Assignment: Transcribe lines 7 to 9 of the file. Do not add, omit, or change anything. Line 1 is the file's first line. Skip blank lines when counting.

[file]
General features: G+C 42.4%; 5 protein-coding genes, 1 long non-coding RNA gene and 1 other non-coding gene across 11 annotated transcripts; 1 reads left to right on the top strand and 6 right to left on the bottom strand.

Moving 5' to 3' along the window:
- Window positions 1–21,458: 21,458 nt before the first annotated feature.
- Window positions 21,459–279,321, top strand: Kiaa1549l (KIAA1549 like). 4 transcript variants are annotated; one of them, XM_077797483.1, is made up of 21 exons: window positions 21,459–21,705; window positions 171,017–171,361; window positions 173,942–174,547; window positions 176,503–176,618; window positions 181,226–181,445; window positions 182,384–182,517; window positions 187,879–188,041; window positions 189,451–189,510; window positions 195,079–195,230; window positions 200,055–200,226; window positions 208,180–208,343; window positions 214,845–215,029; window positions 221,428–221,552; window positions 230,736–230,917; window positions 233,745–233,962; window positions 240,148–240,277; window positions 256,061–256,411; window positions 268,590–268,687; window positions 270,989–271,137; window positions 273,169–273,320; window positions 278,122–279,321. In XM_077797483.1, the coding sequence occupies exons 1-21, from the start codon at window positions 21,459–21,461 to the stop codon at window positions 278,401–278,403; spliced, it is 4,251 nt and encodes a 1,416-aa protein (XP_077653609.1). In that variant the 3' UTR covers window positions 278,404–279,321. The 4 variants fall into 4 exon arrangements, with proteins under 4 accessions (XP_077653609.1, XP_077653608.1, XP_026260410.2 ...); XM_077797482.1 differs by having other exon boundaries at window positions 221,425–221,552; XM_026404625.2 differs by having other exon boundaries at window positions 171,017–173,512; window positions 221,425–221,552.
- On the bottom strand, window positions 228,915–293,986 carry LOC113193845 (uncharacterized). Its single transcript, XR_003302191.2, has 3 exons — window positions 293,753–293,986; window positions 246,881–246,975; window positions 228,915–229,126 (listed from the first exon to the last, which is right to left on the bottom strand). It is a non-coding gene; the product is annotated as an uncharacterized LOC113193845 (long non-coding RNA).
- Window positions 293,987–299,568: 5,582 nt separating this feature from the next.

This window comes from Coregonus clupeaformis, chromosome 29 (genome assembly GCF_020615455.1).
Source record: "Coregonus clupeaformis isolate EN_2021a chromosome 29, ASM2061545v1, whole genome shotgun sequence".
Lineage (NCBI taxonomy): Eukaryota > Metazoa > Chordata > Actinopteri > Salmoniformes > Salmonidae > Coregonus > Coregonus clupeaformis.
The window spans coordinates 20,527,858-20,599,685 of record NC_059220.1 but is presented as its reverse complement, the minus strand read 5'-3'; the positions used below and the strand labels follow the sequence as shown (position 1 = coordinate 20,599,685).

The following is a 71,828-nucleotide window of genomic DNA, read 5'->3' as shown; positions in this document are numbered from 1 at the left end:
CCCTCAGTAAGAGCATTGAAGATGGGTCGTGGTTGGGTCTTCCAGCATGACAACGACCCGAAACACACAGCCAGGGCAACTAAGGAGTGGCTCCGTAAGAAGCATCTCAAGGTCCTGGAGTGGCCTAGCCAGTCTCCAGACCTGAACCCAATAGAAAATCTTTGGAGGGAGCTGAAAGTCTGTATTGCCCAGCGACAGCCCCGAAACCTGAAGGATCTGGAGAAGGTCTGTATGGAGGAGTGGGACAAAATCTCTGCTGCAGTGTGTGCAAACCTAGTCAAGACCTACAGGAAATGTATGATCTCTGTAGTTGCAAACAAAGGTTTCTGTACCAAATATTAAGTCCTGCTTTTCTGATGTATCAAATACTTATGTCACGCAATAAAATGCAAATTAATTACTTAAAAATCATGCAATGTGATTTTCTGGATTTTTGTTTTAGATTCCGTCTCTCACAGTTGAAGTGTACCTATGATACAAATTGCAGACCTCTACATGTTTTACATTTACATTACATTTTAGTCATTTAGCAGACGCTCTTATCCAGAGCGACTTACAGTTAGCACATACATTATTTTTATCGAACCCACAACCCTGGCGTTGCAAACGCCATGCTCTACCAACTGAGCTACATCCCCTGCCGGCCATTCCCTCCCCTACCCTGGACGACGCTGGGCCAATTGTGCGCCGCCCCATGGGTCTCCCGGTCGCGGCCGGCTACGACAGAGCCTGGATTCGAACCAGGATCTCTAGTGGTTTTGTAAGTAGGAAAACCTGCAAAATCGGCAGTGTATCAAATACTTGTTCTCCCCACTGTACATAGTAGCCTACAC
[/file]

This window comes from Coregonus clupeaformis, chromosome 29 (genome assembly GCF_020615455.1).
Source record: "Coregonus clupeaformis isolate EN_2021a chromosome 29, ASM2061545v1, whole genome shotgun sequence".
Lineage (NCBI taxonomy): Eukaryota > Metazoa > Chordata > Actinopteri > Salmoniformes > Salmonidae > Coregonus > Coregonus clupeaformis.